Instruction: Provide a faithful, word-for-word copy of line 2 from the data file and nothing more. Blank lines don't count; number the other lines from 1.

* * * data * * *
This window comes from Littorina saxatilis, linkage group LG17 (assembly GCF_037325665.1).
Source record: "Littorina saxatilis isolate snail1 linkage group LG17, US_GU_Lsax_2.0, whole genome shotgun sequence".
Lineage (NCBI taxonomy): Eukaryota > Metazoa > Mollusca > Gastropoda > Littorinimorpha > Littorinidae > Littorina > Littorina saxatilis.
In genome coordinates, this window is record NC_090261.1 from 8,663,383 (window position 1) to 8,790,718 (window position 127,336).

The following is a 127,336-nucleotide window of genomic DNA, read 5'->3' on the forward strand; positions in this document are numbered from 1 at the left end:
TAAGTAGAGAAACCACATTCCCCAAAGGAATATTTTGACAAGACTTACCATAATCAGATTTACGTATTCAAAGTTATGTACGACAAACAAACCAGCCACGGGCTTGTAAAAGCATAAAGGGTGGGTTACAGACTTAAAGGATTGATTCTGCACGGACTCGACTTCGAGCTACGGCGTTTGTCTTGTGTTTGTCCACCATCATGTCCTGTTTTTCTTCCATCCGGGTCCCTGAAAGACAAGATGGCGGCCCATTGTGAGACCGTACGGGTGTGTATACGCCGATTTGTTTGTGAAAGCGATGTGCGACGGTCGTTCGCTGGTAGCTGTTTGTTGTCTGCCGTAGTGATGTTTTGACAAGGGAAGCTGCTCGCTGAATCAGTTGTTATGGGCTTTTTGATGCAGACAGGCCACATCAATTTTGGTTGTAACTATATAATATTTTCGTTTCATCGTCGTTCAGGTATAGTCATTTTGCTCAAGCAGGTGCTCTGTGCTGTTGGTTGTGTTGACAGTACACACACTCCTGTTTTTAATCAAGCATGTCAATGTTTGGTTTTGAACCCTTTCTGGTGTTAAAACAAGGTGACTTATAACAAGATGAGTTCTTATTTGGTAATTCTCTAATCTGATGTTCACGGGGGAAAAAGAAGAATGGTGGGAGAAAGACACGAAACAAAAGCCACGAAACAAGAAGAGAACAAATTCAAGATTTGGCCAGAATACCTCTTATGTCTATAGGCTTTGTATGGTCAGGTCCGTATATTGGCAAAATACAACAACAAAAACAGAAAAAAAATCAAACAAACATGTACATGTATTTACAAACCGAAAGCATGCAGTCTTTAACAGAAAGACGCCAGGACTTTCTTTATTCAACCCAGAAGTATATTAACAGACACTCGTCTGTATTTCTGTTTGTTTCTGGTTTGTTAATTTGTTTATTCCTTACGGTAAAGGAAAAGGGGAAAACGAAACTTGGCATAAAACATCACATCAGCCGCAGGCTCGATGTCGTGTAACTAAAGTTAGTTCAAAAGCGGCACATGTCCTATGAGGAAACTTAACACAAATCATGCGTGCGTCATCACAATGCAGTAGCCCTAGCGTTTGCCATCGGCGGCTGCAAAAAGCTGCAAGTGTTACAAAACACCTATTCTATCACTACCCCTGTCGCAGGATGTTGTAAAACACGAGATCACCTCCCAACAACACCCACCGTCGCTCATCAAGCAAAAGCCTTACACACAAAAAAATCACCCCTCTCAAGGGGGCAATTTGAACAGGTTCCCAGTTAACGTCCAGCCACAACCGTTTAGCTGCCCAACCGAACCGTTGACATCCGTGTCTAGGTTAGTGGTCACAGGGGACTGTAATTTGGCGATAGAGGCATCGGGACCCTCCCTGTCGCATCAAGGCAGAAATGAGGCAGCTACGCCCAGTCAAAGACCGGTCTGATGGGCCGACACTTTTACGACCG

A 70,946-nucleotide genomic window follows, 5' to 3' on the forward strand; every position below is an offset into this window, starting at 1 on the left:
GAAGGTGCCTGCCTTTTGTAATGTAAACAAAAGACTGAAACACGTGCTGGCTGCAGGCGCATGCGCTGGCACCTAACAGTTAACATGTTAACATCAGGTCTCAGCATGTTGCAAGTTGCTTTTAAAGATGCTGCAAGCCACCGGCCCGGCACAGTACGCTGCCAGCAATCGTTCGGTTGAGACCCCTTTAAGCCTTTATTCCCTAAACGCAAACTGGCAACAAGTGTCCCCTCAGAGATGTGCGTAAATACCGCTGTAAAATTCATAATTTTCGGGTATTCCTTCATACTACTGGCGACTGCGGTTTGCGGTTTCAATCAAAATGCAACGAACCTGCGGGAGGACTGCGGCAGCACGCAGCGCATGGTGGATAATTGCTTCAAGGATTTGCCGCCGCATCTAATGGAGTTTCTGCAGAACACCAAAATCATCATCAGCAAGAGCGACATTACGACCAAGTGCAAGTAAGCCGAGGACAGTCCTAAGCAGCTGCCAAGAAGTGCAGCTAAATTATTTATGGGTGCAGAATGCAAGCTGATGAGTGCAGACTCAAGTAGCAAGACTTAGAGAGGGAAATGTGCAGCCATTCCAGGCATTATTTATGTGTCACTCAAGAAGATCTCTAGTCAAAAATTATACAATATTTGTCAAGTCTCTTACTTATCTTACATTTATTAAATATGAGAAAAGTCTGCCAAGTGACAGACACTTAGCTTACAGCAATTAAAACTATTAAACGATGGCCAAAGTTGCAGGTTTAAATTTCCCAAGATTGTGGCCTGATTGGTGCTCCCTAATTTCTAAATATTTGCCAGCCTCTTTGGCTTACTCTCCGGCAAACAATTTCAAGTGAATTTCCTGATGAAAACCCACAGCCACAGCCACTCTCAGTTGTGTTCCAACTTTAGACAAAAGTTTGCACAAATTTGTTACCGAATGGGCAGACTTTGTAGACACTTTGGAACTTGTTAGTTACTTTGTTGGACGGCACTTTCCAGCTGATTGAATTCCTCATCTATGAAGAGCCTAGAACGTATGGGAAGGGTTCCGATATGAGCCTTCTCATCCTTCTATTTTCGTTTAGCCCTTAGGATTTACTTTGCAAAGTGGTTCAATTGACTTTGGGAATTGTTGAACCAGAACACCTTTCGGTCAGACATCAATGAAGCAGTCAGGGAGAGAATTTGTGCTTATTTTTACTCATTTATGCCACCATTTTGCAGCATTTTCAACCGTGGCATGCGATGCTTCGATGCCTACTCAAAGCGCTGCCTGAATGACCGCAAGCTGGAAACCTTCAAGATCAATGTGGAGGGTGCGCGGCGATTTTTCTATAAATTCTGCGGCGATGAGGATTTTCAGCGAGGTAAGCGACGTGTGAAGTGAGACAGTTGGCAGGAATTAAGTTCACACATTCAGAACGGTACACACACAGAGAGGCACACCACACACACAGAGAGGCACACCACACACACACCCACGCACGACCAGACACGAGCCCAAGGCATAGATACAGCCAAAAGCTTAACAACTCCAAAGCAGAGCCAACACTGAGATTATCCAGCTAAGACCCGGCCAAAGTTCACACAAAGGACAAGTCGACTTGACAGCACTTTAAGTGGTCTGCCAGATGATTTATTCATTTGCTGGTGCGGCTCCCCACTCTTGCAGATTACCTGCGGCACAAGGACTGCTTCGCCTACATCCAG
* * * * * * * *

Source record: "Littorina saxatilis isolate snail1 linkage group LG17, US_GU_Lsax_2.0, whole genome shotgun sequence".